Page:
Category Archives: Contemporary Classical

Composer Matt Marks: Cause of death revealed

Composer-performer Matt Marks, seen here performing in 2010, died Friday from heart failure, his fiancée, composer Mary Kouyoumdjian, tells The New York Times.

The Times obituary also cited information from Marks’ sister, Los Angeles TV journalist Suzanne Marques, about a genetic condition her brother had.

Marks, who was 38 when he died in St. Louis while working with the New Music ensemble Alarm Will Sound, which he confounded, was diagnosed at age 9 with HHT (hereditary hemorrhagic telangiectasia), a genetic disorder that causes formation of abnormal blood vessels, Marques tells the Times, expanding on a Facebook post she wrote the day after Marks died.

The disorder helped fuel his intellectual curiosity, Marques said, because it forced him to avoid physical exertion.

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UPDATE: Fund for composer Mary Kouyoumdjian after death of fiancé Matt Marks passes $33,000

Composers Matt Marks and Mary Kouyoumdjian on a trip to Maine posted on her Facebook page.

The Columbia University music faculty has set up a GoFundMe campaign for composer Mary Kouyoumdjian’s possible “emergency costs” in the wake of the death of her fiancé, composer and Alarm Will Sound founding member Matt Marks.

By midday Tuesday, the fund, whose initial goal was $5,000, had attracted more than $33,000 in contributions.

To view the campaign and donate, GO HERE.

On the Slipped Disc New Music blog, commenter trolls (I guess there are trolls in every part of the internet, but this stunned me) have been horribly and unnecessarily brutal in questioning or condemning the fund-raising campaign for Kouyoumdjian.

I don’t know what unexpected expenses she might be facing as a result of her fiancé’s death, but it seems to me that it’s an individual’s prerogative to contribute to any cause he or she chooses.

Although I haven’t seen a wedding date for the couple mentioned, recent social media posts indicate the couple must have set one. There were mentions of picking out a dress and tasting wedding cakes, things that generally aren’t done prospectively,

Marks’ death Friday morning remains officially unexplained, though his sister, Suzanne Marques, in a lovingly gut-wrenching Facebook tribute to her “baby brother,” discusses a serious health issue he faced. Her exposition appears to provide at least a clue to what might have happened.

It cast something of a pall on this weekend’s Bang on a Can Marathon — a 10-plus hour concert of New Music, the world that nurtures the music of Marks and Kouyoumdjian — at New York University’s Skirball Performing Arts Center, It was addressed in a beautiful statement read by Bang on a Can All-Stars member Ken Thomson.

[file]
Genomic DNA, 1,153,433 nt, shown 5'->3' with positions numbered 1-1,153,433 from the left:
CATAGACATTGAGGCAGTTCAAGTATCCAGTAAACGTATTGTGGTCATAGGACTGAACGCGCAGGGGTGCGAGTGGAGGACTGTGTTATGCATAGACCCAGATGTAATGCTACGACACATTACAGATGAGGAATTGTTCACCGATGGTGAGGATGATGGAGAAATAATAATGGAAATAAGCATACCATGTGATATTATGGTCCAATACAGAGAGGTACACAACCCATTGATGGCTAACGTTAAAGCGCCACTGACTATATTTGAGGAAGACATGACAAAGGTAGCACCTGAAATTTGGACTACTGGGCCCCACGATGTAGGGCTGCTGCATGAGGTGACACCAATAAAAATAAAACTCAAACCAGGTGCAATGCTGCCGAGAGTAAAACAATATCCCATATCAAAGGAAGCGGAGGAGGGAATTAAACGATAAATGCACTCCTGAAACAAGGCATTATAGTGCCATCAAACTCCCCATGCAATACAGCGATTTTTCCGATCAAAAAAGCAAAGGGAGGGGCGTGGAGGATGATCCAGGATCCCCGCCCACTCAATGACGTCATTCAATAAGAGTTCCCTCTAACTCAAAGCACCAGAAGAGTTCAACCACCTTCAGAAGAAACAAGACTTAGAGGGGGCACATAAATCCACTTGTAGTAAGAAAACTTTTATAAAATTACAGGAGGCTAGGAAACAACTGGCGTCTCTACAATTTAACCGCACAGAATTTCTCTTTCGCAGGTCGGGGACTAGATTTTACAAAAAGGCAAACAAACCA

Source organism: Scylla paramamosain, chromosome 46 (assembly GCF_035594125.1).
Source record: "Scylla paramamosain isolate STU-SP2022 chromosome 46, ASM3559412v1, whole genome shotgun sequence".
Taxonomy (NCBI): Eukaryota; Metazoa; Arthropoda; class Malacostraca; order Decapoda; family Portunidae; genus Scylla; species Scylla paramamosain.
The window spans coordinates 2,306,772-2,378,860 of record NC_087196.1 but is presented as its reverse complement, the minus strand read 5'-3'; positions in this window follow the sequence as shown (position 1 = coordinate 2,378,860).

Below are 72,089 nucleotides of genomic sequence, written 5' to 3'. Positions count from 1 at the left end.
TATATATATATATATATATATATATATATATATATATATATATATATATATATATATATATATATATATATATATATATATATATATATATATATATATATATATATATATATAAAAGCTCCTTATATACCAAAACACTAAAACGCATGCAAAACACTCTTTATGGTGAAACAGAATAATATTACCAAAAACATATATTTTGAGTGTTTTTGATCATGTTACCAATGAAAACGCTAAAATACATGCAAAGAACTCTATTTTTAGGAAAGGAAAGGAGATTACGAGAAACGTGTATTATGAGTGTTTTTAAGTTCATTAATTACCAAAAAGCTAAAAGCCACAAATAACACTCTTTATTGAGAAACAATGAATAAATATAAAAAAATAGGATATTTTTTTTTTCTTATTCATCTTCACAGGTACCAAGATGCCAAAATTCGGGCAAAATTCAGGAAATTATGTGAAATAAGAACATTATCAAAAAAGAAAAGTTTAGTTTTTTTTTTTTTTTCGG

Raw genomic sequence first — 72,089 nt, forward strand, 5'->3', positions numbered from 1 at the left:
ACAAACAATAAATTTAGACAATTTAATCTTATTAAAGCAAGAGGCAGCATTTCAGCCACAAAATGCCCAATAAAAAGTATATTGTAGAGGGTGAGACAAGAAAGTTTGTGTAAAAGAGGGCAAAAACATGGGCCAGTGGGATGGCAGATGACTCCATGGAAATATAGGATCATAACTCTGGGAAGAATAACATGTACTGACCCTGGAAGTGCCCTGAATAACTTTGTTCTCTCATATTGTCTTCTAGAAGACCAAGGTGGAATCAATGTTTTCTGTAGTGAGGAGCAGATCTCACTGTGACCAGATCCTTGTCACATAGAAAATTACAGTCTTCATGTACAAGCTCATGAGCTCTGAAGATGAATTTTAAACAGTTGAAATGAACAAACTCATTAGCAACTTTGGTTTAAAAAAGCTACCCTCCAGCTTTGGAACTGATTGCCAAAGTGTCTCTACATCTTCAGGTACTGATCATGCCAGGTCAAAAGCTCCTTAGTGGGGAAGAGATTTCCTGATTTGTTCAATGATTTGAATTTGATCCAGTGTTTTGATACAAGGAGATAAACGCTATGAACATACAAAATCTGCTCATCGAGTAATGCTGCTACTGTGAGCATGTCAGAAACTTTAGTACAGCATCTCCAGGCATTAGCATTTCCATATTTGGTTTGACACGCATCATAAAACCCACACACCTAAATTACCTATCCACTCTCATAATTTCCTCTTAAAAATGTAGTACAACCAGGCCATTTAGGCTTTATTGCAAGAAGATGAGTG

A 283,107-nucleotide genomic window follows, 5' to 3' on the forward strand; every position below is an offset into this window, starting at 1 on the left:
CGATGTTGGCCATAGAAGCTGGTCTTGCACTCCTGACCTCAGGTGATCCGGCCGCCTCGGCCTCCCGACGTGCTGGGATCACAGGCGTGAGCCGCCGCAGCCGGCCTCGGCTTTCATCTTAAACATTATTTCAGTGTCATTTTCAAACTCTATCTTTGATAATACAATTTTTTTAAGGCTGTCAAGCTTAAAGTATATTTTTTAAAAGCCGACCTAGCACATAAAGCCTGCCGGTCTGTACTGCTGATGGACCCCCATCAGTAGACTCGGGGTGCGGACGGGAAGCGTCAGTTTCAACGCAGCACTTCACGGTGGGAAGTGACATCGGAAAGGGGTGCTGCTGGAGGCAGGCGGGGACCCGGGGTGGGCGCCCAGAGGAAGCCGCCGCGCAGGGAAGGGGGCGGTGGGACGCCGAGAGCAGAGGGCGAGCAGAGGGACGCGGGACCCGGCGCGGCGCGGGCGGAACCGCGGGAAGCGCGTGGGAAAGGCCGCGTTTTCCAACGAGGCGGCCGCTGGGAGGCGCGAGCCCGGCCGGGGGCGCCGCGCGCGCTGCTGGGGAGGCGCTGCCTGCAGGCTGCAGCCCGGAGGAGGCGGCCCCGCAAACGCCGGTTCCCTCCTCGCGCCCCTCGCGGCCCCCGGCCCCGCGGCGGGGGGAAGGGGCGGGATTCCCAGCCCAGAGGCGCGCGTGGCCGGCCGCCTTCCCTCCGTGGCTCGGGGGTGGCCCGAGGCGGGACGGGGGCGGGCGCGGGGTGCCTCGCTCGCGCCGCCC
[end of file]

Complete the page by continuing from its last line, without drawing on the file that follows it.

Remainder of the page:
Bang on a Can Marathon: Today’s the day

Bang on a Can Marathon 2018

Artists scheduled to perform at the Bang on a Can Marathon 2018

What day could be more appropriate than Mothers’ Day for the mother of  all Bang on a Can Marathons.

The free 10-hour multi-genre show kicks off at noon at New York University’s Skirball Center for the Performing Arts.

Featured artists and composers include Bang on a Can founders David Lang, Michael Gordon, and Julia Wolfe, along with one of their mentors, Terry Riley — and, of course, the Bang on a Can All Stars.

But performances aren’t limited to contemporary classical. Singer-songwriter and Magnetic Fields‘ frontman Stephin Merritt is appearing in the first hour of the show, with cellist bandmate Sam Davol, to appeal to the pop audience. Another artist with proven crossover appeal, Brooklyn singer-songwriter Xenia Rubinos, appears later in the day.

If you can’t make it to Skirball, a livestream is scheduled. GO HERE to connect (free registration required to watch).

Check out the full performance schedule after the jump

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New York composer Matt Marks dies at 38

Composer Matt Marks died Friday, May 11, 2018.

Composer Matt Marks died Friday, May 11, 2018.

Talented young composer Matt Marks  — really a quadruple threat, given his beautiful singing ability, high-level horn playing (he was a founding member of leading contemporary music ensemble Alarm Will Sound), and arranging — died Friday, May 11.

He was 38.

He died in St. Louis, Missouri, where Alarm Will Sound had performed on May 9 and had been doing some recording, the band’s marketing director, Michael Clayville, tells NPR’s Deceptive Cadence blog.

Related: Fundraiser for Matt Marks’ fiancée

Learning of the sweet, funny, and sometimes acid-tongued Marks’ death under any circumstances would have been gutting. But my first clue came when composer Ted Hearne’s heartfelt tribute turned up in my Facebook feed Saturday night. I was in New Music setting that was such a familiar part of Marks’ life: at the Alexander Kasser Theater in Montclair, New Jersey, for a Peak Performances presentation of Julia Wolfe and Maya Beiser’s “Spinning,”with composer David Lang and artist Suzanne Bocanegra among the members of the audience.

The context — Peak Performances has a track record of incubating powerful new works, including David T. Little’s “Dog Days,” which springs from a well that also nourished Marks’ work — made the news of his death that much more of a gut punch.

Marks’ passing was announced on Facebook by his fiancee, Mary Kouyoumdjian.

No cause of death was given.

Alarm Will Sound posted an announcement hours after Kouyoumdjian, which precisely repeated her parting admonition: “We appreciate your sensitivity during this difficult time.”